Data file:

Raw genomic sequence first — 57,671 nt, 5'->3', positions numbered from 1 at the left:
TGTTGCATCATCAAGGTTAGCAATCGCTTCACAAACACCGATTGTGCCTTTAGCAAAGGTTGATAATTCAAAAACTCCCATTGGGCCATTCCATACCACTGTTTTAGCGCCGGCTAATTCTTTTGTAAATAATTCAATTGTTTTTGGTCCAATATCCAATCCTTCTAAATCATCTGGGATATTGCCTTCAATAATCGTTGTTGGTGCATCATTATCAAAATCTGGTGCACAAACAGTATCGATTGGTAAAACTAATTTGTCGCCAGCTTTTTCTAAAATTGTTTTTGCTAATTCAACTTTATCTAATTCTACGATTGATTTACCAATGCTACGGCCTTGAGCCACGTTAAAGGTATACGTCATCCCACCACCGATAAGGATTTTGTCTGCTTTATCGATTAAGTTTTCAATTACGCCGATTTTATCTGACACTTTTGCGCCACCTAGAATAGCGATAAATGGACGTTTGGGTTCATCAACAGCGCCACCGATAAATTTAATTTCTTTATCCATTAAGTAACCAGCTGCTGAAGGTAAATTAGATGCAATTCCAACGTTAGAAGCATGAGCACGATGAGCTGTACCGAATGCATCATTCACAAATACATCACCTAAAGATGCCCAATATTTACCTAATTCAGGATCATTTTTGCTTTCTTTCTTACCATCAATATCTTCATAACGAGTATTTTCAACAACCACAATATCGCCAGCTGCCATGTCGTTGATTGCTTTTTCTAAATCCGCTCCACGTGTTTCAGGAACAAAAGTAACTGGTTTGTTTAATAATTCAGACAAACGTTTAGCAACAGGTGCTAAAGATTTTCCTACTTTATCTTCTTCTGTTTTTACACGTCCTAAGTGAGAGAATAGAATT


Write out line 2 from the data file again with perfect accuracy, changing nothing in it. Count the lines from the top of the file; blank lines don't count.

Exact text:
TGTTGCATCATCAAGGTTAGCAATCGCTTCACAAACACCGATTGTGCCTTTAGCAAAGGTTGATAATTCAAAAACTCCCATTGGGCCATTCCATACCACTGTTTTAGCGCCGGCTAATTCTTTTGTAAATAATTCAATTGTTTTTGGTCCAATATCCAATCCTTCTAAATCATCTGGGATATTGCCTTCAATAATCGTTGTTGGTGCATCATTATCAAAATCTGGTGCACAAACAGTATCGATTGGTAAAACTAATTTGTCGCCAGCTTTTTCTAAAATTGTTTTTGCTAATTCAACTTTATCTAATTCTACGATTGATTTACCAATGCTACGGCCTTGAGCCACGTTAAAGGTATACGTCATCCCACCACCGATAAGGATTTTGTCTGCTTTATCGATTAAGTTTTCAATTACGCCGATTTTATCTGACACTTTTGCGCCACCTAGAATAGCGATAAATGGACGTTTGGGTTCATCAACAGCGCCACCGATAAATTTAATTTCTTTATCCATTAAGTAACCAGCTGCTGAAGGTAAATTAGATGCAATTCCAACGTTAGAAGCATGAGCACGATGAGCTGTACCGAATGCATCATTCACAAATACATCACCTAAAGATGCCCAATATTTACCTAATTCAGGATCATTTTTGCTTTCTTTCTTACCATCAATATCTTCATAACGAGTATTTTCAACAACCACAATATCGCCAGCTGCCATGTCGTTGATTGCTTTTTCTAAATCCGCTCCACGTGTTTCAGGAACAAAAGTAACTGGTTTGTTTAATAATTCAGACAAACGTTTAGCAACAGGTGCTAAAGATTTTCCTACTTTATCTTCTTCTGTTTTTACACGTCCTAAGTGAGAGAATAGAATT